Cui, one of the Global Times‘ stable of communist regime-approved experts, attempted to temper expectations about the results of China’s intervention, claiming that “Li’s mission is to collect and exchange information among the parties rather than to persuade them” but insisting, “China is the most suitable third party to kick off the mediation work.”
Despite the apparent all-out efforts on the Communist Party’s front to insert itself into the crisis, its propaganda arms appear to be tempering expectations for Li’s European tour. In addition to Cui’s remark, China Daily, another government publication, published a column on Tuesday insisting that any failure on China’s part to end the conflict was Europe and America’s fault.
“The difficulties in mediating between Moscow and Kyiv are readily apparent, as both sides have adopted seemingly intransigent positions. Nonetheless, China is giving it a go,” China Daily observed. “Given that the conflict is essentially a proxy war the US is waging against Russia, its European allies in particular need to step up to the plate and not act as enablers for Washington to keep fanning the flames of hostilities.”
Kyiv awaits Zelensky’s arrival as well as Li’s. The Ukrainian president left the capital for a tour of Italy, France, Vatican City, Germany, and the United Kingdom this week, cementing commitments from several allied states to donate military hardware to the war effort.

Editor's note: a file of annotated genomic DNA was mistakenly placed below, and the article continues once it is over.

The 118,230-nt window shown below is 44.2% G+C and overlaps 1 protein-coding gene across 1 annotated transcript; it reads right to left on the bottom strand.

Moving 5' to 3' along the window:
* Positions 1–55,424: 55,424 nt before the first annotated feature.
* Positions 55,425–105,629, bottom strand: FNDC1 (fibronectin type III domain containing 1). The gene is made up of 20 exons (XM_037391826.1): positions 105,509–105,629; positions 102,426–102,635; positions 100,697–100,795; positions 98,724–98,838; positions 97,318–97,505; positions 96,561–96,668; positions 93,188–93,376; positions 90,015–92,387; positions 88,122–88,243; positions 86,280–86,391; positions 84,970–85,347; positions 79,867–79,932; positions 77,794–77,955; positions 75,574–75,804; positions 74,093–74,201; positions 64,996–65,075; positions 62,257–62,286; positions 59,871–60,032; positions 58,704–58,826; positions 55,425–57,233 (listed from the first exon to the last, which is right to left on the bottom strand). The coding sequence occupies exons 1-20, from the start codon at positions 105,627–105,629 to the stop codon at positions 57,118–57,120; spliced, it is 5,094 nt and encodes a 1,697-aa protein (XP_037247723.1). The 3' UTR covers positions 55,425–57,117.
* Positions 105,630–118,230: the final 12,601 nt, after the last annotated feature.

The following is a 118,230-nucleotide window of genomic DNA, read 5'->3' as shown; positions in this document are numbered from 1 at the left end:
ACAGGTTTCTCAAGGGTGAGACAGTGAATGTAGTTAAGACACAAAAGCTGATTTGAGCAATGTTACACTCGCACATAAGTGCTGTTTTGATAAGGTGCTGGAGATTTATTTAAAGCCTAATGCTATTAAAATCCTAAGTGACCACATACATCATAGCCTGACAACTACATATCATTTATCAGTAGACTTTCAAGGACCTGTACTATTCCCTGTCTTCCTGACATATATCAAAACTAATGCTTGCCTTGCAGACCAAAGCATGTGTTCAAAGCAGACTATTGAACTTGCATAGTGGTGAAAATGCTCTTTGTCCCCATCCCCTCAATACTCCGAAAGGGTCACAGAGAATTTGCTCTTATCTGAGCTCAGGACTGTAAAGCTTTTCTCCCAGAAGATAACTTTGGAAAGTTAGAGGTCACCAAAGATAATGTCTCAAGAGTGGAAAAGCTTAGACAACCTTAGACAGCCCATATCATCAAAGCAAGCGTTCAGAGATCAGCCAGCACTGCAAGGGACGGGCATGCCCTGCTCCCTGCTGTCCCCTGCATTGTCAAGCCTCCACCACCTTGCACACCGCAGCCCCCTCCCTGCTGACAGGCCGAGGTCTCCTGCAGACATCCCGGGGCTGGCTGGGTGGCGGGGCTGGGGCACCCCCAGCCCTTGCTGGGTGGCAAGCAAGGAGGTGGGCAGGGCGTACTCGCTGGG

“Three long days – and our warriors and our state are getting stronger. Much stronger, I am sure of it. We are returning home with new defense packages: more new and powerful weapons for the frontline, more protection for our people,” Zelensky said in a public message on Tuesday while returning to Ukraine. The United Kingdom and Germany, especially, committed to donating attack drones and other critical weapons.
‘Jet Coalition’: Ukraine and Britain Announce Joint Effort to Get Ukraine Western Fightershttps://t.co/TPYC5IhJnQ
— Breitbart London (@BreitbartLondon) May 15, 2023
China’s top diplomat, Foreign Minister Qin Gang, is also heavily engaged in Ukraine discussions. Qin met with visiting Hungarian Foreign Minister Peter Szijjarto on Monday to discuss the situation, praising the government of Prime Minister Viktor Orban for its friendly ties to the Chinese Communist Party and exchanging “in-depth views on Ukraine and other issues,” according to the Chinese Foreign Ministry.